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Images Research Guide: Citation & Copyright

Why Cite Images?

There are many important reasons to cite images you use:

  • Give credit to the creator of the image.
  • Provide information so others can find and reuse the image
  • Participate in ongoing scholarly conversations about images

How to Cite Images

There are many ways to cite images. Most important is to include all relevant information so others can locate, understand and evaluate any images you use.

Academic Styles of Citing Images:

APA Style (Sixth Edition, 2010)

MLA Style (Eight edition, 2016)

Non-Academic Style:

Image Credits

APA Style (Sixth Edition, 2010)

Reference List

General Format:

Creator, C. (Year of Production or publication). Title of work [Description, Medium, or other relevant information]. Retrieval information or location of work.


Image Found on the Web
Euloth, G. (2012). Sleepy Kitty, Purr, Purr, Purr [Photograph]. Retrieved from

Image from a Database
Amero, E. (1951). Fiesta [Print]. Retrieved from Artstor.

Image from a Book
O’Keeffe, G. (1923). Alligator Pears in a Basket [Charcoal drawing]. In Sayre, H.M., Writing about art (6th ed.) (p. 39). Upper Saddle River, NJ: Pearson Prentice Hall, 2009.

Image from a Museum or Archive Website
Lawrence, J. (1977). The Studio [Painting]. Retrieved from

Image in a Museum
Mirra, H. (2016). Standard Incomparable [Textile]. Pasadena, CA: Armory Center for the Arts.

In-text Citations

General Format:

(Creator Last Name, Year)

If there is no creator, use (Title, Year)


(Amero, 1951)

Figure Captions

General Format:

Figure 1. Author, A. A. (Year). Title of material. [Description of material]. Retrieved from http://www.xxxx


Figure 1. Amero, E. (1951). Fiesta. [Print]. Retrieved from Artstor.

MLA Style (Eighth Edition, 2016)

Works Cited List

General Format:

Previously, researchers made citations by following the MLA’s instructions for the source’s publication format (book, DVD, Web page, etc.). Now, there is one standard, universal format that researchers can use to create their citations:

Author. Title of source. Title of container, Other contributors, Version, Number, Publisher, Publication date, Location.

Note: Containers are the elements that “hold” the source. For example, if a photo is posted on Flickr, Flickr is the container. Sometimes a source is nested inside of two separate containers, like an image found in a book read on an ebook platform like Ebook Library (EBL). Both the title of the source and its container (or multiple containers) are included in a citation.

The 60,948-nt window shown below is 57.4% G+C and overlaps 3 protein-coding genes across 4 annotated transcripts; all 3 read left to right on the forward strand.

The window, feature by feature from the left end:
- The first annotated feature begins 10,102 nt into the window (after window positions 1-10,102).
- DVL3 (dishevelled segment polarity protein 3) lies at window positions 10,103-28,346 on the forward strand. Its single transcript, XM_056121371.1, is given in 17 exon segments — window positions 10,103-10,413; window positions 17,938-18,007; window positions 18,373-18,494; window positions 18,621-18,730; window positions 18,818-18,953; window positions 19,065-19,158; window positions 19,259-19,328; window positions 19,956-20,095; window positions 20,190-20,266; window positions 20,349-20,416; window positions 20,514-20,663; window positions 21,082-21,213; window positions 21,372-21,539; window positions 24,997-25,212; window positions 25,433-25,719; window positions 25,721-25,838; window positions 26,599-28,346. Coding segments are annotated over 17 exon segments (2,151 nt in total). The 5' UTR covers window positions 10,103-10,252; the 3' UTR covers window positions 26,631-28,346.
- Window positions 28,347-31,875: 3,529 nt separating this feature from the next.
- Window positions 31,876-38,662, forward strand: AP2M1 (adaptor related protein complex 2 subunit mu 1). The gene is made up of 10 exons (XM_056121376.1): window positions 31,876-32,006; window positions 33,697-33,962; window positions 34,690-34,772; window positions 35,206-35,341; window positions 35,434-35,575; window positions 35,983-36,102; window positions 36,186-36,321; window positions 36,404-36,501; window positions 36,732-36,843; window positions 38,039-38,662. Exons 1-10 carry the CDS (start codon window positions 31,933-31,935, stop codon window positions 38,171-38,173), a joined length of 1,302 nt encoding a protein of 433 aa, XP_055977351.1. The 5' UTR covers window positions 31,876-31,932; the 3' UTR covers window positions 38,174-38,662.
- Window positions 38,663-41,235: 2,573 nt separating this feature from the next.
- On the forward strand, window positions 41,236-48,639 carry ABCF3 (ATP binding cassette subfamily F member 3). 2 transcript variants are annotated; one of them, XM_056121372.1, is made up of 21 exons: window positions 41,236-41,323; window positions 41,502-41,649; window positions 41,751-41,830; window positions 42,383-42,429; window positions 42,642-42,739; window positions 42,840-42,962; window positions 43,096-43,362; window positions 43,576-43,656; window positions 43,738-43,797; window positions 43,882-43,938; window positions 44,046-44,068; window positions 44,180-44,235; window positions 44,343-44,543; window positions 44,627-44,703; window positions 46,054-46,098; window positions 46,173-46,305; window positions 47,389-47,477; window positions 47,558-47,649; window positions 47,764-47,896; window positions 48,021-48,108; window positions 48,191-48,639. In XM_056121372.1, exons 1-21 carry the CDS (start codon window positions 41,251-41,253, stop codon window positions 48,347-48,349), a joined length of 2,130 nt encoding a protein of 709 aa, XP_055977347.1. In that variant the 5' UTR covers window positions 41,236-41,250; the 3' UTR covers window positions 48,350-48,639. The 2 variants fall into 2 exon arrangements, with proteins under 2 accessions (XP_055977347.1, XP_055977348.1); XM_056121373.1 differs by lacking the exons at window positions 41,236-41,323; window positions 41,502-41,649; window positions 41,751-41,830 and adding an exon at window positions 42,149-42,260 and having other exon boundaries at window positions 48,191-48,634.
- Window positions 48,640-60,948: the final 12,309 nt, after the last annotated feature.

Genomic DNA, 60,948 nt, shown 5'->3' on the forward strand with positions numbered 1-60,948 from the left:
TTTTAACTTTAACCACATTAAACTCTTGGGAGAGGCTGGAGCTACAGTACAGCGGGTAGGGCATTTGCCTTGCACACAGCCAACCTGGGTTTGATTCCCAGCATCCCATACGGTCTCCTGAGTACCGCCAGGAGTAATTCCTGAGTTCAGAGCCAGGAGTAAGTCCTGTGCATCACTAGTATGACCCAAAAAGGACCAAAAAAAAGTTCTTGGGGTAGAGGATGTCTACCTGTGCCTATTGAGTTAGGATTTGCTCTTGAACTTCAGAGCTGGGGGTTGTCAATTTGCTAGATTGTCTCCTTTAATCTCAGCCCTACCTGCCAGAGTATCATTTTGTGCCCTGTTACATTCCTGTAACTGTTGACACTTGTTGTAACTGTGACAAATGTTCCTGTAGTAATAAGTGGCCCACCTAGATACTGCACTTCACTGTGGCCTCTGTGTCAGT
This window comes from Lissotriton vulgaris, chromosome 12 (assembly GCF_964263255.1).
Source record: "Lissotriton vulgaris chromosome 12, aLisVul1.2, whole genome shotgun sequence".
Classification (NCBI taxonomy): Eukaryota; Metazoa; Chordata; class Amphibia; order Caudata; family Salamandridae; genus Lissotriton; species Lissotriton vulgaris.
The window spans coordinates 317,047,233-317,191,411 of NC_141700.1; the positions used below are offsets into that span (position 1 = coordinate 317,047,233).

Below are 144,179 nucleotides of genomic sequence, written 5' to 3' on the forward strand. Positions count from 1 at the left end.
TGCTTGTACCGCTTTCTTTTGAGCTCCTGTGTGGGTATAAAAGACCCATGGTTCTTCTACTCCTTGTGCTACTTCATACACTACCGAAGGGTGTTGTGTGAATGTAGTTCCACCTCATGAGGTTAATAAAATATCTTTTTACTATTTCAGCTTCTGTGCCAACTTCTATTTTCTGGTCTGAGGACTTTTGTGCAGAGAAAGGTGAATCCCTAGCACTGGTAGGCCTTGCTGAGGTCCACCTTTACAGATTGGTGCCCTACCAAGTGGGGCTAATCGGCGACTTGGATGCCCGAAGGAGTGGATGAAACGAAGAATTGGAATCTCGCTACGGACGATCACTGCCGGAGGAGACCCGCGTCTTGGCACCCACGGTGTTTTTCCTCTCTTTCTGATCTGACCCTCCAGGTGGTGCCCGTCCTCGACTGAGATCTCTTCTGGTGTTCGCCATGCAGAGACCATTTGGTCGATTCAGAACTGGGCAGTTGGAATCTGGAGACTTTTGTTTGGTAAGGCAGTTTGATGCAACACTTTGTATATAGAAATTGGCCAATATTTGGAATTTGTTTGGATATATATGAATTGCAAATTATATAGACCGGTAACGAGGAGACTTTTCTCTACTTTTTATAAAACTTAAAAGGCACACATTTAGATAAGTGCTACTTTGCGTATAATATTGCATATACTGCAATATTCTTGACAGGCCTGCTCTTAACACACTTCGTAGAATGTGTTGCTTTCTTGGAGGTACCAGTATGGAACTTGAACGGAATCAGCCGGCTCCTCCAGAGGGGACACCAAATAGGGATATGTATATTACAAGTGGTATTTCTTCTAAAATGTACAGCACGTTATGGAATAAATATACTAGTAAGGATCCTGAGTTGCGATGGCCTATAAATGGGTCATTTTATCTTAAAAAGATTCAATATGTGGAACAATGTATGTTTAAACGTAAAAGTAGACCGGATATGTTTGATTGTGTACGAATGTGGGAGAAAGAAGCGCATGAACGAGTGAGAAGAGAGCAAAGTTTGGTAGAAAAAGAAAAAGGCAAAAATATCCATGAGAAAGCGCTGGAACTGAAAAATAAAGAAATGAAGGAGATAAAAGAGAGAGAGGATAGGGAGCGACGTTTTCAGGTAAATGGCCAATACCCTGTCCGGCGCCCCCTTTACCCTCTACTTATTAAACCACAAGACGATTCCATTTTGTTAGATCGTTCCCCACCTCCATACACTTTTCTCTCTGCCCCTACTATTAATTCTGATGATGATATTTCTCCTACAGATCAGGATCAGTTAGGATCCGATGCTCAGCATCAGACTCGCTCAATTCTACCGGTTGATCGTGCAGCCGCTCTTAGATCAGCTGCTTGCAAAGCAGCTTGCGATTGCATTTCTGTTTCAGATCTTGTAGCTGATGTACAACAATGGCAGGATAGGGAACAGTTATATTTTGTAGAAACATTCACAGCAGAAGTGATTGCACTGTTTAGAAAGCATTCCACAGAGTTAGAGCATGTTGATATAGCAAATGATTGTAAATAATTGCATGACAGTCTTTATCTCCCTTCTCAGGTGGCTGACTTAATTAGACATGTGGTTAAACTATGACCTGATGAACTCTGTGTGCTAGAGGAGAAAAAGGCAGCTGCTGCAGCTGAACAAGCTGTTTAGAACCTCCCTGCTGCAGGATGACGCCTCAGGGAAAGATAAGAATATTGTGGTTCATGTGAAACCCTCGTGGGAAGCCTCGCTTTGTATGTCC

Image Found on the Web
Euloth, Glenn. Sleepy Kitty, Purr, Purr, Purr. Flickr, 2012, Accessed 11 August 2016.

Image from a Database
Amero, Emilio. Fiesta. 1951. National Gallery of Art, Washington, D.C. Artstor, Accessed 11 August 2016.

Image from a Book
O’Keeffe, Georgia. Alligator Pears in a Basket. 1923. Writing about Art by Henry M. Sayre, 6th ed., Pearson Prentice Hall, 2009, p. 39.

Image from a Museum or Archive Website
Lawrence, Jacob. The Studio. 1977. Seattle Art Museum, Seattle. Seattle Art Museum, Accessed 11 August 2016.

Image in a Museum
Mirra, Helen. Standard Incomparable. 2016, Armory Center for the Arts, Pasadena, CA.

In-text citations

(Creator Last Name, Page Number)

If there is no creator, use (“Title", Page Number)

For images found online, do not list a page number.


Figure Captions

General Format:

Fig 1. Ann Author, Title of Work, Museum and/or Publication information.


Fig 1. Emilio Amero, Fiesta, National Gallery of Art, 1951, Washington, D.C.

Image Credits (Non-Academic Style)

A credit statement can be an alternative to a full academic citation, and especially useful when writing for the Web. Provide a link to the image if you can.

General Format:

Title by Creator, date (if available), via source (Creative Common License Type, if applicable).


Sleep Kitty, Purr, Purr, Purr by Glenn Euloth, 2012, via Flickr (CC BY-NC-ND 2.0).

Open Attribution Builder:

If you are using an openly licensed image, try generating an image credit with the Open Attribution Builder.

Open Attribution Builder. Enter image info, then copy and paste text or code.

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